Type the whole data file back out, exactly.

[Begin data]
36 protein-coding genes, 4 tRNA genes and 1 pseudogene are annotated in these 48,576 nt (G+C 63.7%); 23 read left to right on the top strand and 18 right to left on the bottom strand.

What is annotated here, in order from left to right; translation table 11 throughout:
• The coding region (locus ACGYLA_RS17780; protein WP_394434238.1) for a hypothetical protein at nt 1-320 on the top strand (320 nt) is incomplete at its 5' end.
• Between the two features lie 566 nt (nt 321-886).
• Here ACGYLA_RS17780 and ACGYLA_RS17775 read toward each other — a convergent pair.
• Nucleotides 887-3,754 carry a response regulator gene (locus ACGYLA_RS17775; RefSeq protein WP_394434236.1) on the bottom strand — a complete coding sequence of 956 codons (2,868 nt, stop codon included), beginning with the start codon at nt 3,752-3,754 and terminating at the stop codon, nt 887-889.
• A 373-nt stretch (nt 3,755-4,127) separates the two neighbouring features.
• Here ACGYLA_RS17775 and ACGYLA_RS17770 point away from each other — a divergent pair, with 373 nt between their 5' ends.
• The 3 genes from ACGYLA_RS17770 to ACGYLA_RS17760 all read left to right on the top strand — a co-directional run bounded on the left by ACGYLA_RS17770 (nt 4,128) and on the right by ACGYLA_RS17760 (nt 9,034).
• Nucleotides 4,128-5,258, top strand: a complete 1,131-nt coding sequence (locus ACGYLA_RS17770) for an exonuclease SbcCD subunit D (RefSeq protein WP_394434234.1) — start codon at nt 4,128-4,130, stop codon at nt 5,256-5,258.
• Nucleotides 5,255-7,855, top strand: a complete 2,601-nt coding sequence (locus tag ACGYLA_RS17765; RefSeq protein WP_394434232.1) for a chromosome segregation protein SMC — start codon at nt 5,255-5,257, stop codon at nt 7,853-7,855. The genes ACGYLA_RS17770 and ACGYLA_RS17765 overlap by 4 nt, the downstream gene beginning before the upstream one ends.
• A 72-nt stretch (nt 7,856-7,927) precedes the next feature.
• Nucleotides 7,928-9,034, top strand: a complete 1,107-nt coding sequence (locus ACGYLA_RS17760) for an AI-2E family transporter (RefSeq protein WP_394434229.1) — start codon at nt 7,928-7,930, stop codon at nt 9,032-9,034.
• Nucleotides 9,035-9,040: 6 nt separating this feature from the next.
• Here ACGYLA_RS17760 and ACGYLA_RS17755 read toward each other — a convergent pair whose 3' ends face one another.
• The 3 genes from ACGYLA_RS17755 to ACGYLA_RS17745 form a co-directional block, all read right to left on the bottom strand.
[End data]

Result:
36 protein-coding genes, 4 tRNA genes and 1 pseudogene are annotated in these 48,576 nt (G+C 63.7%); 23 read left to right on the top strand and 18 right to left on the bottom strand.

What is annotated here, in order from left to right; translation table 11 throughout:
• The coding region (locus ACGYLA_RS17780; protein WP_394434238.1) for a hypothetical protein at nt 1-320 on the top strand (320 nt) is incomplete at its 5' end.
• Between the two features lie 566 nt (nt 321-886).
• Here ACGYLA_RS17780 and ACGYLA_RS17775 read toward each other — a convergent pair.
• Nucleotides 887-3,754 carry a response regulator gene (locus ACGYLA_RS17775; RefSeq protein WP_394434236.1) on the bottom strand — a complete coding sequence of 956 codons (2,868 nt, stop codon included), beginning with the start codon at nt 3,752-3,754 and terminating at the stop codon, nt 887-889.
• A 373-nt stretch (nt 3,755-4,127) separates the two neighbouring features.
• Here ACGYLA_RS17775 and ACGYLA_RS17770 point away from each other — a divergent pair, with 373 nt between their 5' ends.
• The 3 genes from ACGYLA_RS17770 to ACGYLA_RS17760 all read left to right on the top strand — a co-directional run bounded on the left by ACGYLA_RS17770 (nt 4,128) and on the right by ACGYLA_RS17760 (nt 9,034).
• Nucleotides 4,128-5,258, top strand: a complete 1,131-nt coding sequence (locus ACGYLA_RS17770) for an exonuclease SbcCD subunit D (RefSeq protein WP_394434234.1) — start codon at nt 4,128-4,130, stop codon at nt 5,256-5,258.
• Nucleotides 5,255-7,855, top strand: a complete 2,601-nt coding sequence (locus tag ACGYLA_RS17765; RefSeq protein WP_394434232.1) for a chromosome segregation protein SMC — start codon at nt 5,255-5,257, stop codon at nt 7,853-7,855. The genes ACGYLA_RS17770 and ACGYLA_RS17765 overlap by 4 nt, the downstream gene beginning before the upstream one ends.
• A 72-nt stretch (nt 7,856-7,927) precedes the next feature.
• Nucleotides 7,928-9,034, top strand: a complete 1,107-nt coding sequence (locus ACGYLA_RS17760) for an AI-2E family transporter (RefSeq protein WP_394434229.1) — start codon at nt 7,928-7,930, stop codon at nt 9,032-9,034.
• Nucleotides 9,035-9,040: 6 nt separating this feature from the next.
• Here ACGYLA_RS17760 and ACGYLA_RS17755 read toward each other — a convergent pair whose 3' ends face one another.
• The 3 genes from ACGYLA_RS17755 to ACGYLA_RS17745 form a co-directional block, all read right to left on the bottom strand.